For 30 years, California has led the crusade against Big Tobacco. The state blazed trails in tobacco control with bold media campaigns, smoke-free air laws, and tobacco taxes to fund public health. In 1994, when California passed its smoke-free workplace law, it became the first state to change its Labor Code to reflect the growing recognition that smoking in the workplace exposes people to toxic secondhand smoke. To protect workers, California amended its Labor Code to prohibit smoking in enclosed places of employment.
But the law didn’t cover all workplaces. The smoke-free workplace law left gaping holes in the Labor Code, and permitted smoking in hotels, cabs of trucks, warehouses, small businesses, long-term health care facilities, and outdoor places of employment. These holes have left many workers – hotel maids, truck drivers, nannies, orderlies, and construction workers – unprotected. The exemptions still exist today, even though more than 25 states and the District of Columbia have since adopted more comprehensive smoke-free laws.
Unfortunately, the law’s shortcomings disproportionately affect populations too often hurt by flawed and unfair policies. Many people from low-income communities and communities of color work in industries that are not protected under the law. Because the places where they work are not smoke-free, these groups are regularly exposed to secondhand smoke and residual toxins on surfaces (also known as thirdhand smoke) in hotel rooms, trucks, and even their employers’ homes.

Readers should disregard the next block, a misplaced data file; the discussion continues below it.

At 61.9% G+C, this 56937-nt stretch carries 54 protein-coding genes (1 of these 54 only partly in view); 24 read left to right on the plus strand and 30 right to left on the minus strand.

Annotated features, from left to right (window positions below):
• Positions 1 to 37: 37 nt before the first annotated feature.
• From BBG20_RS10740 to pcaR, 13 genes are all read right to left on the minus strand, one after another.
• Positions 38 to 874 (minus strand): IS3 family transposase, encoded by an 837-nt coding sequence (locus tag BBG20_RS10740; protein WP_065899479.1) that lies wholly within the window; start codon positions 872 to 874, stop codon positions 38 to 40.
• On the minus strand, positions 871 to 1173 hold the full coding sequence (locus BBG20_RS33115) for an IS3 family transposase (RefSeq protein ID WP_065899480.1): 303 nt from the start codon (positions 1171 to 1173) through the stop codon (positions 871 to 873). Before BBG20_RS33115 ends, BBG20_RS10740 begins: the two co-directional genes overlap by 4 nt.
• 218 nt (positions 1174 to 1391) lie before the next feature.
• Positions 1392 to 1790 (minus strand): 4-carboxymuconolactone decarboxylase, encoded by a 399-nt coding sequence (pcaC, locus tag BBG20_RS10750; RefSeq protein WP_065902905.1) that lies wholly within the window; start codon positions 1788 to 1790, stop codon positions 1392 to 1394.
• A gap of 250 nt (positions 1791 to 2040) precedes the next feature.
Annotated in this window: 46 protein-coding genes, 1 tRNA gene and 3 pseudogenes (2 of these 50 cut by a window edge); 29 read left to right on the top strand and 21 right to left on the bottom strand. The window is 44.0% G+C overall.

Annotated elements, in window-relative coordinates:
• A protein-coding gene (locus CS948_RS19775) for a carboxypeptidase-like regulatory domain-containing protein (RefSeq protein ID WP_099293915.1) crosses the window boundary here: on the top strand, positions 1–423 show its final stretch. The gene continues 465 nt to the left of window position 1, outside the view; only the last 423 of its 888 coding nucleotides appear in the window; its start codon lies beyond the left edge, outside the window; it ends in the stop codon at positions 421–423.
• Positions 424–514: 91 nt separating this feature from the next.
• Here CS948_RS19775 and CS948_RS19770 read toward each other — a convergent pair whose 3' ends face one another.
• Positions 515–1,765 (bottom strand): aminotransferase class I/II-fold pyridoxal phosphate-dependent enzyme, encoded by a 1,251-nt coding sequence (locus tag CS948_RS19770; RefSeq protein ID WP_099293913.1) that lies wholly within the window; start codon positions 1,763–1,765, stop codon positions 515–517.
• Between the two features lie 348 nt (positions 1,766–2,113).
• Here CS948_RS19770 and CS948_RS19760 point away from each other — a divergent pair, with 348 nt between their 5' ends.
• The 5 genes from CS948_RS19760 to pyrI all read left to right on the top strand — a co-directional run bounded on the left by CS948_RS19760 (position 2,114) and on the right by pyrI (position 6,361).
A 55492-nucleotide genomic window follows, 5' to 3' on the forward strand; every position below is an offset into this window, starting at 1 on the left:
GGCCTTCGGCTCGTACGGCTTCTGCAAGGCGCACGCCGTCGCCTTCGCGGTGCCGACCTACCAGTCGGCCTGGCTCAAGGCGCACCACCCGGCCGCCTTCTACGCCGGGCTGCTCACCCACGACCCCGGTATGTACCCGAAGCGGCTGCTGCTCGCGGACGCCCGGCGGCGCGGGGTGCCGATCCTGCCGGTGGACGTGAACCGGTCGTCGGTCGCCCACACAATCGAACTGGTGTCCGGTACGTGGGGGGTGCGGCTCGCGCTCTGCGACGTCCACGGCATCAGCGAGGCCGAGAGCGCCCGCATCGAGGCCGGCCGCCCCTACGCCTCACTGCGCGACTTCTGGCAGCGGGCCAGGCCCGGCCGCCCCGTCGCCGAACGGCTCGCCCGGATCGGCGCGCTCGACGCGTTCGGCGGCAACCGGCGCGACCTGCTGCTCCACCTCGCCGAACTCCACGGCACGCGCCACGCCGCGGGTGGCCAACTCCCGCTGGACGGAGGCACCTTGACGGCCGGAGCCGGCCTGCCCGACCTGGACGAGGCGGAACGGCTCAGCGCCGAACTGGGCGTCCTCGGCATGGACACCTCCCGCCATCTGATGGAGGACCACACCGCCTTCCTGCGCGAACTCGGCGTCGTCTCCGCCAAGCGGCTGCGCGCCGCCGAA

An overwhelming number of hotel maids, nursing assistants, and home health aides are women from communities of color, and they can be exposed to secondhand and thirdhand smoke in hotel rooms, private residences, and long-term care facilities. Construction workers, laborers, and truck and trailer operators are predominantly male, and many come from African-American and Latino communities. They often encounter secondhand smoke while working outdoors and thirdhand smoke in truck cabins. Most of these men and women make between $20,000 and $30,000 a year.
These individuals are also hardest hit by the effects of tobacco usage. Due to policies that have let unhealthy environments proliferate in many communities, low-income individuals and people of color are more likely to smoke. Nearly 1 in 5 individuals who make less than $11,700 a year smoke; in contrast, only 1 in 10 individuals who make more than $34,000 a year smoke. Gaps like the ones found in California’s smoke-free workplace law support a vicious cycle: These workers are more often exposed to toxic secondhand and thirdhand smoke, and seeing others smoke may encourage them to take up or continue smoking, too.
Though widely considered to be an effective policy, the smoke-free workplace law fails millions of Californians. It exacerbates health inequities by continuing to allow smoking in industries dominated by those most likely to suffer from poor health. Closing the policy gaps will address a source of health inequities and be an important step toward reducing the burden of tobacco-related illnesses.
To learn more, see ChangeLab Solutions’ guide, Left Behind in the Smoke: How Exemptions in California’s Smoke-free Workplace Act Impact Health Inequities. Contact us for help making your community smoke-free.